Post # 62
I am a New Yorker who just named my son Ariel (pronounced ah-ree-el). So far the reactions have been mainly positive. It is originally a male name, in many cultures (Jewish, European, Latin American..), it is primarily used for boys. Unless you live in an all white American community, people are bound to know male Ariels (if not more than female ones). It means divine lion, symbolizing strength and courage. Lions are also kings of the jungle. I will teach my son this meaning and to be proud of his name. Kids will find just about anything to pick on.. The key is giving your children the tools to deal with it. Also, it can easily be shortened to Ari, Riel and Arik (common in Israel). We leive in an era where anything goes with names (Brooklyn, Apple, Jaxson), especially gender-wise (Wyatt is now a girls name), so I think bullying based on names, especially a somewhat known one like Ariel, is going to be less of an issue. I believe in reclaiming it as a male name (even if females want to use it too) and not being afraid of some Disney mermaid.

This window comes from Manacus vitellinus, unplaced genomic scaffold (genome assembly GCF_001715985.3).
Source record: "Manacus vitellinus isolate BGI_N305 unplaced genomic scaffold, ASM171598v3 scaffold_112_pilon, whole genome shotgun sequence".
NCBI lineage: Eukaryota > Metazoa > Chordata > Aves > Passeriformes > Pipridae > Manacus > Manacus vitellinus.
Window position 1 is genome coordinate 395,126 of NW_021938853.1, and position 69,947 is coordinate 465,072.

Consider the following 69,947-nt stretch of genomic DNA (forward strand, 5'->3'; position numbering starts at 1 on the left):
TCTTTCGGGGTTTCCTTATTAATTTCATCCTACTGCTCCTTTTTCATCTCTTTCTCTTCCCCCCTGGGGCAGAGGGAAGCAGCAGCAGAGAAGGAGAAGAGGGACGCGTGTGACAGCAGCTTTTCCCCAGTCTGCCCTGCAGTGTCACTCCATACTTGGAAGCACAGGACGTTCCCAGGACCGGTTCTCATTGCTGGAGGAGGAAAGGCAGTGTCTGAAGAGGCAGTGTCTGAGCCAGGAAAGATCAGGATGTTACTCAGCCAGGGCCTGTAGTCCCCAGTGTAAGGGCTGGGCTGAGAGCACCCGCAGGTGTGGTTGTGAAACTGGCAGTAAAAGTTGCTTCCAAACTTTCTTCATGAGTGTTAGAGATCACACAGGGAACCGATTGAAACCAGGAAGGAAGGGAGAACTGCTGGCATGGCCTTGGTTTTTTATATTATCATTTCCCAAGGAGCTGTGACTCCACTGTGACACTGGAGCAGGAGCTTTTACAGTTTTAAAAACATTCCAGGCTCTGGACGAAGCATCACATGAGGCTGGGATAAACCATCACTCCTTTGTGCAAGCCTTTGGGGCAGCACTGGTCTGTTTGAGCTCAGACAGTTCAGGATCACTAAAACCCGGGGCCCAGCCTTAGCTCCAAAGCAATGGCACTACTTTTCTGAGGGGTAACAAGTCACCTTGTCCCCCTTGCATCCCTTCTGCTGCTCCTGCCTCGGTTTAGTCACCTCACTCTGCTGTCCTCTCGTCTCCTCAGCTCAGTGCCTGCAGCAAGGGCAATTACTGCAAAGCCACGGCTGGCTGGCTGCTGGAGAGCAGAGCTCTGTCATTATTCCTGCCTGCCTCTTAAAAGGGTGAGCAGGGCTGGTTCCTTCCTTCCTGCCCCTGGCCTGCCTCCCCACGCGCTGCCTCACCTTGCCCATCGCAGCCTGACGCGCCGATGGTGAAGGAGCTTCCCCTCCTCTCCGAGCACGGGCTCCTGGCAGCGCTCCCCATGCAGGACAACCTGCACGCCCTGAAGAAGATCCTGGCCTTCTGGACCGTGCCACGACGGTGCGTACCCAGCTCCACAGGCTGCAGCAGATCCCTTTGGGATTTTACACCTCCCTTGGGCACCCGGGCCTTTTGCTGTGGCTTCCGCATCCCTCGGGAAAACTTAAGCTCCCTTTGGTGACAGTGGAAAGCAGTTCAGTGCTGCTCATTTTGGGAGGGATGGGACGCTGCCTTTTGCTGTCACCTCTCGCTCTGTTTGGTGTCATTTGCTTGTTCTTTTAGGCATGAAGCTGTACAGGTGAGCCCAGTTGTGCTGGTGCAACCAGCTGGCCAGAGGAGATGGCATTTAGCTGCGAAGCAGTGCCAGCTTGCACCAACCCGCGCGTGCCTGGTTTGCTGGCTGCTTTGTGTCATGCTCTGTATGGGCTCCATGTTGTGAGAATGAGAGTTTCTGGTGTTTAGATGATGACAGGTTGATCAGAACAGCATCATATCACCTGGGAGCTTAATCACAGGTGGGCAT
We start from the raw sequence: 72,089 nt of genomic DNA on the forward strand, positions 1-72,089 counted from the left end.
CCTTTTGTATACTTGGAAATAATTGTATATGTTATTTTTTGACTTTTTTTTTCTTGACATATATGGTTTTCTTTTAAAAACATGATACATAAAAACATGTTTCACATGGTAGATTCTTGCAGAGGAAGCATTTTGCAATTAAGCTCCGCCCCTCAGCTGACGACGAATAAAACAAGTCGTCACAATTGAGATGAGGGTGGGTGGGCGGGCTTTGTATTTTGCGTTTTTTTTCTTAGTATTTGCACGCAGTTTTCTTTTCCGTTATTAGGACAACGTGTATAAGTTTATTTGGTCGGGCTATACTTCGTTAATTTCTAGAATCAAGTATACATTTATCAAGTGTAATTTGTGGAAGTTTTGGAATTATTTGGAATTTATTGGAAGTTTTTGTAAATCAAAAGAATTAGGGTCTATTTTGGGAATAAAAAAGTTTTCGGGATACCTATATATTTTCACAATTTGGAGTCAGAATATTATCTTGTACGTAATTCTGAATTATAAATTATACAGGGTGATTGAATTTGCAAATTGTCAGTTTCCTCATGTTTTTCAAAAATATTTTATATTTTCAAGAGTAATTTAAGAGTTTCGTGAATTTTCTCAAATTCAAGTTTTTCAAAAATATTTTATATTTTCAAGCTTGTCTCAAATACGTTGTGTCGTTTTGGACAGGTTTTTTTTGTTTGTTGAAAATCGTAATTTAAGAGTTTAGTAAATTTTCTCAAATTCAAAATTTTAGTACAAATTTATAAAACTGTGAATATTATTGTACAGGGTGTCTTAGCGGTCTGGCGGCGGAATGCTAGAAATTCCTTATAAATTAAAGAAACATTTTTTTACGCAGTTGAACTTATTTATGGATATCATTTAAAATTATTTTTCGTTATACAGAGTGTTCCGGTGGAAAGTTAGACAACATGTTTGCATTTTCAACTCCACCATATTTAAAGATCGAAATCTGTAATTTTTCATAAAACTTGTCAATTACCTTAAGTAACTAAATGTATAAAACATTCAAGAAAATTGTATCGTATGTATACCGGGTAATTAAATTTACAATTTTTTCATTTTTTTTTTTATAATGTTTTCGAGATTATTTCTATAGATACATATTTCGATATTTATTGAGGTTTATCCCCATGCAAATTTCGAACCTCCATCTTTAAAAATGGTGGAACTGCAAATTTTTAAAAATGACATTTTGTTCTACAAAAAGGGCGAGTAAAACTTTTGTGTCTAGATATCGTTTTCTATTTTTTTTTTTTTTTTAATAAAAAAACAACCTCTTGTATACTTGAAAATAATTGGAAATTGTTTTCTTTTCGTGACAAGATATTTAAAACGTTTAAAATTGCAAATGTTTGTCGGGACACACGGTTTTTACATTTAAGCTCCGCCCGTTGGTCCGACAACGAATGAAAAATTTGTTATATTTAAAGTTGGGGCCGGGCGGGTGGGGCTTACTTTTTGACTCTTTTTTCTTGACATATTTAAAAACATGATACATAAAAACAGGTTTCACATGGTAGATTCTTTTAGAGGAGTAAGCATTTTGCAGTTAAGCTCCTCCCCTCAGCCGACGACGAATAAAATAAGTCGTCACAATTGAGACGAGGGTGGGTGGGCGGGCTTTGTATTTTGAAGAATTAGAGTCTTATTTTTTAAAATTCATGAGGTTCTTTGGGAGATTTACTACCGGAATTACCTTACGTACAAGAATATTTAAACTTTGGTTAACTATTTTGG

Post # 62
I would not name a boy Ariel if I lived in North America.
Post # 63
I loved LuckyLadybug:
‘s explanation of the name, but when I saw the title of your thread all I could think of was:
Post # 64
Well I thought of Shakespeare’s The Tempest when I saw this thread. It’s a lovely name but I probably wouldn’t risk it myself. In the UK, it’s a very famous washing powder brand.
Post # 65
Aside from the little mermaid association, the name Ariel was forever ruined when Ariel Castro was revealed for what he’s done it’s too uncommon a boys name to not be associated with him. It’s not like Ted or Gary..
Post # 66
My first thought is Ariel of The Tempest not The Little Mermaid
Post # 67
A boy named Ariel – poor little dude, school is not going to be kind to him
Post # 68
When i saw the title of this thread, I immediately thought of the little mermaid.
i’d avoid this name for a boy OR a girl at this point… it’s too Disney-fied.